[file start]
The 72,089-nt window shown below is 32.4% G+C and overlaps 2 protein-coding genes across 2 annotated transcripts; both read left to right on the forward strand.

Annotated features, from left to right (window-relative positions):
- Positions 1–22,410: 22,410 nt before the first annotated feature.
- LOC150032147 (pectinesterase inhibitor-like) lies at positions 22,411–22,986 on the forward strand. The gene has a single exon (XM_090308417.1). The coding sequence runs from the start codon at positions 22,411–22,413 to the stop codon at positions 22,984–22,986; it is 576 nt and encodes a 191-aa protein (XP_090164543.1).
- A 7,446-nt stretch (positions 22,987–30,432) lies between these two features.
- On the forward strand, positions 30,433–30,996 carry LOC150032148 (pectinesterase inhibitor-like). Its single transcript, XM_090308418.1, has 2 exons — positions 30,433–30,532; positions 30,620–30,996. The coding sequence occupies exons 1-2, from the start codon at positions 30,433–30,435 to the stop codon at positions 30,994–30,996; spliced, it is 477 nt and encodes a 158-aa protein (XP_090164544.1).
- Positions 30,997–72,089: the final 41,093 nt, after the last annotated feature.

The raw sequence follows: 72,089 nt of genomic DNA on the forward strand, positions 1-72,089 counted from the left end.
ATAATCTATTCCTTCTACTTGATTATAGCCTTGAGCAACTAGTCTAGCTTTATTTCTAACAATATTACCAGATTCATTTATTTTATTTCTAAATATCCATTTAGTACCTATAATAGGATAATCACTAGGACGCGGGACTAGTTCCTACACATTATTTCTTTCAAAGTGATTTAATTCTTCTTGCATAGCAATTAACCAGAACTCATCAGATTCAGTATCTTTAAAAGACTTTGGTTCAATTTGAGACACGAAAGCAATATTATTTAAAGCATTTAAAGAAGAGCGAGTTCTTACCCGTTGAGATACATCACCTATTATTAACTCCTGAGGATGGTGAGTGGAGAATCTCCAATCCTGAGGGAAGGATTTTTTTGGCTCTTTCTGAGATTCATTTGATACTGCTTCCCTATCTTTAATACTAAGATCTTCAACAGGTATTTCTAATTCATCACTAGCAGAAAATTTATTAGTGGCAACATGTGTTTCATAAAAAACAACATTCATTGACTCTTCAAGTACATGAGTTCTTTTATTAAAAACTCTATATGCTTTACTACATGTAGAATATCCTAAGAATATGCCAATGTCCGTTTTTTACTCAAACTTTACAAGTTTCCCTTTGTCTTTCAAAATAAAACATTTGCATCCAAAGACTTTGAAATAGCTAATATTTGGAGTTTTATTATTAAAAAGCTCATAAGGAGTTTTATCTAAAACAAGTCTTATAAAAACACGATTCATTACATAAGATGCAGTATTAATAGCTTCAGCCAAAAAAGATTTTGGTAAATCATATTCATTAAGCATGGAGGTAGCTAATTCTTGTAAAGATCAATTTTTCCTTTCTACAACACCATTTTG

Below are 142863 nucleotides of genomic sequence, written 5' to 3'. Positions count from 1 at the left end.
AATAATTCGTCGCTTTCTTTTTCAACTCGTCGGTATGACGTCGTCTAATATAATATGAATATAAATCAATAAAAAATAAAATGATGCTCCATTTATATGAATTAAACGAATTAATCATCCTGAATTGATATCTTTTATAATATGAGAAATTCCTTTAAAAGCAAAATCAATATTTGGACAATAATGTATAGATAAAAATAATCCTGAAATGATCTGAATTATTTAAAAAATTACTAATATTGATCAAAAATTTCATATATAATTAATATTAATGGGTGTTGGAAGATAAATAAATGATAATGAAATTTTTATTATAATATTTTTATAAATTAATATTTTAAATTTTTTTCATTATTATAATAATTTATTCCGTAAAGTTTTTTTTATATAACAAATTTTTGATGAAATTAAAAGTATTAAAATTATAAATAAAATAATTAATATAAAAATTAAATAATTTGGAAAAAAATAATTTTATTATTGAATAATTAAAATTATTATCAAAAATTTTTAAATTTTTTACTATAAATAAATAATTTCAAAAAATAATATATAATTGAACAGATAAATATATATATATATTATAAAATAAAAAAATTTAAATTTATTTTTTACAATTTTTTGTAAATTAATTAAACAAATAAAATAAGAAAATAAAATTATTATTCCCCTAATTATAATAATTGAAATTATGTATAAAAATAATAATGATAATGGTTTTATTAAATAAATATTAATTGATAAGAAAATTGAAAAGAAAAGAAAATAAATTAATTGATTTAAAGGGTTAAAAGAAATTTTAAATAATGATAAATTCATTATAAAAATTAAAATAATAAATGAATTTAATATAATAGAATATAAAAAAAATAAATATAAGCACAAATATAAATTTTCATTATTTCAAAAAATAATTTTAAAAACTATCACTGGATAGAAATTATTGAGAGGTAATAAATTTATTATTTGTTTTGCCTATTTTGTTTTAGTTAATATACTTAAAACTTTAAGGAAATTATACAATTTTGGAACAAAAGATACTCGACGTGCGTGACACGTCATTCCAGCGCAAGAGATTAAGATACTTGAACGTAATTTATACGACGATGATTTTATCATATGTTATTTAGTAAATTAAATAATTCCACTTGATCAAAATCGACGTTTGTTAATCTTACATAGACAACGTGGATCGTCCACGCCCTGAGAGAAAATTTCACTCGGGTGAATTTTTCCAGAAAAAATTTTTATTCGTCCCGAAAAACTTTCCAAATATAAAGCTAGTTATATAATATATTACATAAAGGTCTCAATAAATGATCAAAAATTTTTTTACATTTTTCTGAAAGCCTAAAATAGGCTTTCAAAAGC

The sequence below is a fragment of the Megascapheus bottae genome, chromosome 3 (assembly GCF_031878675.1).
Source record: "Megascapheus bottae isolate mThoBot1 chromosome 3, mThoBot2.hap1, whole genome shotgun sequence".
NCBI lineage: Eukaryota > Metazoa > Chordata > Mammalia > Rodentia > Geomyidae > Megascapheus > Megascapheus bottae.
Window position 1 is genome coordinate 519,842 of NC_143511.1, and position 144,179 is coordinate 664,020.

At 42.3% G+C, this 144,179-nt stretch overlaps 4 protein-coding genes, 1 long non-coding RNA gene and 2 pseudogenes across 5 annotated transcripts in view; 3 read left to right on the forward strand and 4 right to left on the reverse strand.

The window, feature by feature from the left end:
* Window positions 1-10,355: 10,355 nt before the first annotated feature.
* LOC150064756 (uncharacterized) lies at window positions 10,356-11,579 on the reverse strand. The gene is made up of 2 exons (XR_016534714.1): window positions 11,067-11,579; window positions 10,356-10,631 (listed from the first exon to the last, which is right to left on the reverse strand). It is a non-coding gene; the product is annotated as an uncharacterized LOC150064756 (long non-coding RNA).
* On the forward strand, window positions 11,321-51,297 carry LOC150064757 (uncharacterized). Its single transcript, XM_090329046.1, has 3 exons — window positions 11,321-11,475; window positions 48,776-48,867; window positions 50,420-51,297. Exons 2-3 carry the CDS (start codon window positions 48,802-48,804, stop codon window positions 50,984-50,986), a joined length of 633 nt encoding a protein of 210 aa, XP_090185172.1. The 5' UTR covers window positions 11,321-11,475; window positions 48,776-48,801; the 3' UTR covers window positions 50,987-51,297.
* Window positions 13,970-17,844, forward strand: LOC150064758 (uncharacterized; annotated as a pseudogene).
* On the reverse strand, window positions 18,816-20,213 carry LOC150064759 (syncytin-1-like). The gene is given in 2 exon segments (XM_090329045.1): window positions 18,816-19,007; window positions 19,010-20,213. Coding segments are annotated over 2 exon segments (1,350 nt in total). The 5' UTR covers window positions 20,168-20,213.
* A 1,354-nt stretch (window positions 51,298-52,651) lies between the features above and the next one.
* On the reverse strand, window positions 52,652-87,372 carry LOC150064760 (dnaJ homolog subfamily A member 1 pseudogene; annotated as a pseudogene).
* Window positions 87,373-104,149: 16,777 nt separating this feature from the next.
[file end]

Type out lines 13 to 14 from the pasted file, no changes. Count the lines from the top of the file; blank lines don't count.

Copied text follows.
Source record: "Megascapheus bottae isolate mThoBot1 chromosome 3, mThoBot2.hap1, whole genome shotgun sequence".
NCBI lineage: Eukaryota > Metazoa > Chordata > Mammalia > Rodentia > Geomyidae > Megascapheus > Megascapheus bottae.